So why should you think this might work for you? Without getting too technical your energy systems are built around triglycerides. Any oil can be used by the body to make them but if made with unsaturated oil they are better for the body. More importantly olive oil is mostly an omega 9 fatty acid. Good olive oil is a complex mixture of around 30 oils and phyto chemicals which support liver function and soothe activated stellate cells which cools inflammation. Good olive oil causes a burning feeling at the back of your throat. Those are the phyto chemicals and more is better if you ever go to an oil tasting bar. The omega 3 reduces the amount of inflammation caused by omega 6 and is required for good health even if you don't have liver disease.
DISCLAIMER: Be aware that I am not a doctor. I cannot give medical advice. I am a cirrhosis patient and I have apparently halted the progression of my disease following this strategy. You must not assume that this advice will necessarily apply to your situation and you must work closely with your physicians as your situation is unique to you.
Fatty liver is a reversible condition wherein large vacuoles of triglyceride fat accumulate in liver cells via the process of steatosis (i.e., abnormal retention of lipids within a cell). Despite having multiple causes, fatty liver can be considered a single disease that occurs worldwide in those with excessive alcohol intake and the obese . The condition is also associated with other diseases that influence fat metabolism. When this process of fat metabolism is disrupted, the fat can accumulate in the liver in excessive amounts, thus resulting in a fatty liver.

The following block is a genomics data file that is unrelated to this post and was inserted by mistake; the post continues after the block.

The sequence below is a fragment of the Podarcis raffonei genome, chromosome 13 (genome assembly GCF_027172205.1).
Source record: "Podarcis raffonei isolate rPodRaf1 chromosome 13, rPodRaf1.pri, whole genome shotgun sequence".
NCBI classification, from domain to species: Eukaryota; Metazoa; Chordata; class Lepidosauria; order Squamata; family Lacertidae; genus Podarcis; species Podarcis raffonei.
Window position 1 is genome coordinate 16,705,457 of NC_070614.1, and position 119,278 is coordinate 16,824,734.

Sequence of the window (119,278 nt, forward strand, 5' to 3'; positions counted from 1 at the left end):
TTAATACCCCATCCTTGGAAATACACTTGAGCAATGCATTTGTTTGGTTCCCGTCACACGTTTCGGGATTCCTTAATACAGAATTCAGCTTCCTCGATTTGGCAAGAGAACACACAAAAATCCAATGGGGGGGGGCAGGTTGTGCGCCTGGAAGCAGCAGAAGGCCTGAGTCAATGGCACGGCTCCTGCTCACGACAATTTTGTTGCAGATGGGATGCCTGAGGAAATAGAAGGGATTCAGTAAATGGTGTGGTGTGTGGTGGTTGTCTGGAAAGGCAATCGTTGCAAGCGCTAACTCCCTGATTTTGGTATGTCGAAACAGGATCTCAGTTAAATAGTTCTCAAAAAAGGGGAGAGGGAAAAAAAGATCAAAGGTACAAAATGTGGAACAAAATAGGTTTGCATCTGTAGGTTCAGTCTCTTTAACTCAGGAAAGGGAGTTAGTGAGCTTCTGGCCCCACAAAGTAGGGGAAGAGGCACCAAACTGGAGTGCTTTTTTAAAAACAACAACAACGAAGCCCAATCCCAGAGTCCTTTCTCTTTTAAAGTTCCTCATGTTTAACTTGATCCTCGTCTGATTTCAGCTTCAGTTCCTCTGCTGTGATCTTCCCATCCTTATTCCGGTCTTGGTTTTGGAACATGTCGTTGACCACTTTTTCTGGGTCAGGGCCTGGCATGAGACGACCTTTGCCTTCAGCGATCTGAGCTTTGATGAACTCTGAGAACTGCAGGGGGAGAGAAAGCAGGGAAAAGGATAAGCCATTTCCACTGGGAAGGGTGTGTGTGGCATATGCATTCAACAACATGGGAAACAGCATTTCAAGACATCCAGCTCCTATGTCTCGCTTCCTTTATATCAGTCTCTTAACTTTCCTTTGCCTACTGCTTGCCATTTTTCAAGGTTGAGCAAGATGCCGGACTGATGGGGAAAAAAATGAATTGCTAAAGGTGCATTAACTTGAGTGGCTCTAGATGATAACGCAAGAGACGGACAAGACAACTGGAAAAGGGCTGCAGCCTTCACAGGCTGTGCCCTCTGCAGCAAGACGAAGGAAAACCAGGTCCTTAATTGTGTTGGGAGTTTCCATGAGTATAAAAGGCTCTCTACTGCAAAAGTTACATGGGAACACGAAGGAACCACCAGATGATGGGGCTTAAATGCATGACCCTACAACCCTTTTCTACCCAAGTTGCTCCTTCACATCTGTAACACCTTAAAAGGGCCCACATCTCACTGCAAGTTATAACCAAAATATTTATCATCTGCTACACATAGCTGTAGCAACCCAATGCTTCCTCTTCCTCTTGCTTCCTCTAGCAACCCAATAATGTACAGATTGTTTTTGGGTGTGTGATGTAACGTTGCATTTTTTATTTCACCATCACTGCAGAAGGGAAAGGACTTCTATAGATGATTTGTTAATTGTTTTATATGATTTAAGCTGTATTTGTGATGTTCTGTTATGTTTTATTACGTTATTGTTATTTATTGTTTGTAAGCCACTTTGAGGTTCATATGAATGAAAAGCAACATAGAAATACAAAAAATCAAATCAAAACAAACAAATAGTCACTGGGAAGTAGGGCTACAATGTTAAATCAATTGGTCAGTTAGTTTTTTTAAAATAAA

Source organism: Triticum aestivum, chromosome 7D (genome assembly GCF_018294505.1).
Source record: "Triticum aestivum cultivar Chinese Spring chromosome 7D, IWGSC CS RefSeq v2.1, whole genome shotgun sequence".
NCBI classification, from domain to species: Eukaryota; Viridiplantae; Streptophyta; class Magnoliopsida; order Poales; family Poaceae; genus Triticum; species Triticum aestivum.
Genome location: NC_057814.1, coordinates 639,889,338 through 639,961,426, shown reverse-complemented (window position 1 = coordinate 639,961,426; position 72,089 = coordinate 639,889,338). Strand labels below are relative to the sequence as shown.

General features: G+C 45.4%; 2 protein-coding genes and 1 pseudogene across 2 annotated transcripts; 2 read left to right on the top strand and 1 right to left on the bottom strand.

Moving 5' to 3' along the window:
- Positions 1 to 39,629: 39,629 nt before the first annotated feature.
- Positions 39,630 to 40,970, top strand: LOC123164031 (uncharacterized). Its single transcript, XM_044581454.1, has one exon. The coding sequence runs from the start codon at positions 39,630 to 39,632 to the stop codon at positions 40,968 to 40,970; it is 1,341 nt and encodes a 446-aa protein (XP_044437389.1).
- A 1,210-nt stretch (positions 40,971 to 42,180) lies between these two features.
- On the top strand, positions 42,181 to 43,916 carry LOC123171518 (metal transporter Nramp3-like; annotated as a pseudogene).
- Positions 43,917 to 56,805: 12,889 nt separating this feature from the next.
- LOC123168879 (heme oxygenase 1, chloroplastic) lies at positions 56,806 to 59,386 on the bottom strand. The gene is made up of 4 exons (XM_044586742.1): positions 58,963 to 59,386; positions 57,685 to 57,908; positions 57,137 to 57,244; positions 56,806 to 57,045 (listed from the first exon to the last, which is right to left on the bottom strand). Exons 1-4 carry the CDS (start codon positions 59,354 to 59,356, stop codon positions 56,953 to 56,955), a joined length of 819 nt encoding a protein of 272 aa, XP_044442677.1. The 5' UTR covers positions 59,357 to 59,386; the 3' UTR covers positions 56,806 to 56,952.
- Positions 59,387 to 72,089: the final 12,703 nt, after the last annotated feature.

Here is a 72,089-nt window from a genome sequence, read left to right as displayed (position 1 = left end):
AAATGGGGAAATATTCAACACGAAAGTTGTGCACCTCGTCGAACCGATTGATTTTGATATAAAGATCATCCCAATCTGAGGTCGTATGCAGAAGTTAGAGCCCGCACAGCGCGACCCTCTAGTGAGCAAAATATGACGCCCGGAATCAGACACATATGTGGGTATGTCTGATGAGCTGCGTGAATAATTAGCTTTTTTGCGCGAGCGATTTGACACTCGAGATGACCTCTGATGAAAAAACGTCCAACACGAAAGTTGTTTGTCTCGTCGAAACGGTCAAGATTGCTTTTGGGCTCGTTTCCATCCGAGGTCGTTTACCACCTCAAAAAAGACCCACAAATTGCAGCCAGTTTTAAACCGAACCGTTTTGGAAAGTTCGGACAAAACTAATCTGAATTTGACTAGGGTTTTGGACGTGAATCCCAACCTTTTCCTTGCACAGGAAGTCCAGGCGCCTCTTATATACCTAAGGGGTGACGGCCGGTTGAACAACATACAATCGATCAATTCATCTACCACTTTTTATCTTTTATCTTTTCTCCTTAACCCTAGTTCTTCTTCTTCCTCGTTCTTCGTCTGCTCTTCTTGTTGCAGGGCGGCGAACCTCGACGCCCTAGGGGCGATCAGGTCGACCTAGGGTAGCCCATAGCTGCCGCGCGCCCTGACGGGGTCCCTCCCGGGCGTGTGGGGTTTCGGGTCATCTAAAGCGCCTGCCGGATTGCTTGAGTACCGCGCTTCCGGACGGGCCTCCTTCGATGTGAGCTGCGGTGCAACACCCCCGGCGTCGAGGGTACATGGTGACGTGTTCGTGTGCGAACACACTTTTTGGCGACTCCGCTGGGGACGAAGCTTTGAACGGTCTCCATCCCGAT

- abetalipoproteinemia, glycogen storage diseases, Weber-Christian disease, acute fatty liver of pregnancy, lipodystrophy
- malnutrition, total parenteral nutrition, severe weight loss, refeeding syndrome, jejunoileal bypass, gastric bypass, jejunal diverticulosis with bacterial overgrowth
- Drugs and toxins
- highly active antiretroviral therapy, glucocorticoids, environmental hepatotoxins (e.g., phosphorus, mushroom poisoning) and many other drugs can react negatively in the liver.
- Alcoholism is one of the major cause of fatty liver due to production of toxic metabolites like aldehydes during metabolism of alcohol in the liver. This phenomenon most commonly occurs with chronic alcoholism.
- inflammatory bowel disease, HIV, hepatitis C (especially genotype 3), and alpha 1-antitrypsin deficiency